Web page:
George Floyd Murder Shows Black Life is Stuck Between Impossible and Inevitable

Two days ago I considered writing an editorial that would have called for historically black colleges and universities to consider helping students to register for gun ownership in the same way that they foster registration to vote, for passports and international travel, and for employment certification.

Surely if our institutions respect their influence in helping students to realize their civic and professional responsibilities, then they should be the hubs for students partially ensuring their own safety.

My father talked me out of writing it, saying that even a covert call for violence would destroy any credibility I had as a journalist or voice on behalf of the HBCU community. I’m glad I listened before the first fires were set in Minneapolis or any other city where black people are considering destruction, suicidal ideation by any measure for sure, as a last resort of civil protest.

People tell us that our lives matter, that our voices should be heard and policies should be changed. Certainly, if the comparison is slavery and Jim Crow, change in aggregate has come to America. But every incident like this gives all black people the reality check that systems at varying levels of influence in our lives are still designed to support black bondage. It works to ensure that we know that we can be pushed back into captivity; if not by law, then by police state militarization and biased criminal justice systems.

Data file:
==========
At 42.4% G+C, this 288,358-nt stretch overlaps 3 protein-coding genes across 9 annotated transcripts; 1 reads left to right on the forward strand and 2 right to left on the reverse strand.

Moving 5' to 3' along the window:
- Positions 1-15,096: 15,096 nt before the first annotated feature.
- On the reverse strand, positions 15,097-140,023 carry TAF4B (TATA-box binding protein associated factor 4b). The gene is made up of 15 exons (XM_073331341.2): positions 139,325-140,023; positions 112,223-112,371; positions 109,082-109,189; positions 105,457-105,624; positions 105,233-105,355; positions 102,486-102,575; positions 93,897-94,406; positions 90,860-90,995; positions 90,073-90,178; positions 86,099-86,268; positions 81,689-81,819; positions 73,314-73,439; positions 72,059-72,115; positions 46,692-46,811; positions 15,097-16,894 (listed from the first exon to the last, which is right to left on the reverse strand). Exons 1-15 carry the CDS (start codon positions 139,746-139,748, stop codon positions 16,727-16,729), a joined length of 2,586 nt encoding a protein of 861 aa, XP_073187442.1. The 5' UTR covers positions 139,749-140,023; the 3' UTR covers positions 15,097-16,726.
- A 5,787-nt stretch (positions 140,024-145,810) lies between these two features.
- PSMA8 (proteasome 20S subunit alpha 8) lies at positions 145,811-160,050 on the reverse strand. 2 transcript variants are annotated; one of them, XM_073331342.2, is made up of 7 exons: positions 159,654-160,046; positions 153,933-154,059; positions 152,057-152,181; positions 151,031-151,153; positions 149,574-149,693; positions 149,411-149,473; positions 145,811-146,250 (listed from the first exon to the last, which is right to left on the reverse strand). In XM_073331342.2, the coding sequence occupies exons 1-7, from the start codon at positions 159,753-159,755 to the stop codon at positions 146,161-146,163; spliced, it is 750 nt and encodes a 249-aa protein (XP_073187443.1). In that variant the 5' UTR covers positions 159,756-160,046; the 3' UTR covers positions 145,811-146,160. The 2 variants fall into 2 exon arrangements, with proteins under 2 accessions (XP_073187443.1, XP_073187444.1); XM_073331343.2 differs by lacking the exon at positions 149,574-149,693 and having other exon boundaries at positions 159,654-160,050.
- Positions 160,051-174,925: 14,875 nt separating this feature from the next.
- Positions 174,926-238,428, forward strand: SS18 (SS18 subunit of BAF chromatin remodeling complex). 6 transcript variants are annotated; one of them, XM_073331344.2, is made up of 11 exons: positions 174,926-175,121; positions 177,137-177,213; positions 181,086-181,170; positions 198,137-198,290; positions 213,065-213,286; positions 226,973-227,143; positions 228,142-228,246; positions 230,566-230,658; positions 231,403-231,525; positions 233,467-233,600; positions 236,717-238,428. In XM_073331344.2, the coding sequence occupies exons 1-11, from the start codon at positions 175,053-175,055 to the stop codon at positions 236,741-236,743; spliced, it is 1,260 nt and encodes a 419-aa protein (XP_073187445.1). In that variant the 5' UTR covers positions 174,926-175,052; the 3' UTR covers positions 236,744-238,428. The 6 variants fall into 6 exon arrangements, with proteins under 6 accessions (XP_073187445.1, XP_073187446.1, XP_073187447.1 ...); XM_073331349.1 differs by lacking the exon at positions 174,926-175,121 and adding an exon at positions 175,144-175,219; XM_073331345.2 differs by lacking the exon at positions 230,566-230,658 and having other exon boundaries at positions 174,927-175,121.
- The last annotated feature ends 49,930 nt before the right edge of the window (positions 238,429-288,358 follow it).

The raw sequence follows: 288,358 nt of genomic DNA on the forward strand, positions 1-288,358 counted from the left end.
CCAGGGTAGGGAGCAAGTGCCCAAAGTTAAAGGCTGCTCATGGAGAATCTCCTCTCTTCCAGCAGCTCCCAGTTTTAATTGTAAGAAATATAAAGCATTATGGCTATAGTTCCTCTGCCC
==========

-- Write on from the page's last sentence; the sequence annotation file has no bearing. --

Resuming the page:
George Floyd’s death is no different than the dozens of others that preceded it. The fires of this week are not any less hot than the flames that burned in Baltimore in 2015, in Missouri in 2014, in Los Angeles in 1992, or nationwide in 1968 after the assassination of Martin Luther King Jr.

There still aren’t enough black people in the population to elect lawmakers who can change our political fortunes. There isn’t enough unity among black people to decide what ‘action’ looks like — is it protest? Is it economic sanctions? Is it armed resistance? Is it diplomacy?

There aren’t enough white people who identify with our cause to impact the systems which benefit them and work against us. And in a plot twist, the racism that we always assumed was in the White House but which never was obvious beyond policy outcomes is in full-throated boasting mode with Donald Trump, whose racism in tweets and deeds will get even more black people killed.

The numbers are impossible for real change, but the need for us to demand it and what will happen if we commit to that demand is inevitable. A call to arms will lead to a military invasion of black communities on American soil. Economic boycotts will cost black people the few jobs that remain in the midst of a pandemic-induced economic depression.

Protests increase the possibility of coronavirus sickness and death among an already disproportionately-impacted black community nationwide. And staying home makes each of us feel like traitors to our God and yearning for a truly native land upon these shores.

So just like every white resident, cop, and elected official has to individually decide to disavow racism, we each must decide if our lives are worth the cause of convincing them to do so. Nothing can force their humanity, nothing can mandate their compassion.

Nothing can guarantee our safety and no one else is responsible for it.

They’re killing us, and our best chances of demanding that we are allowed to live freely will kill us in one way or another.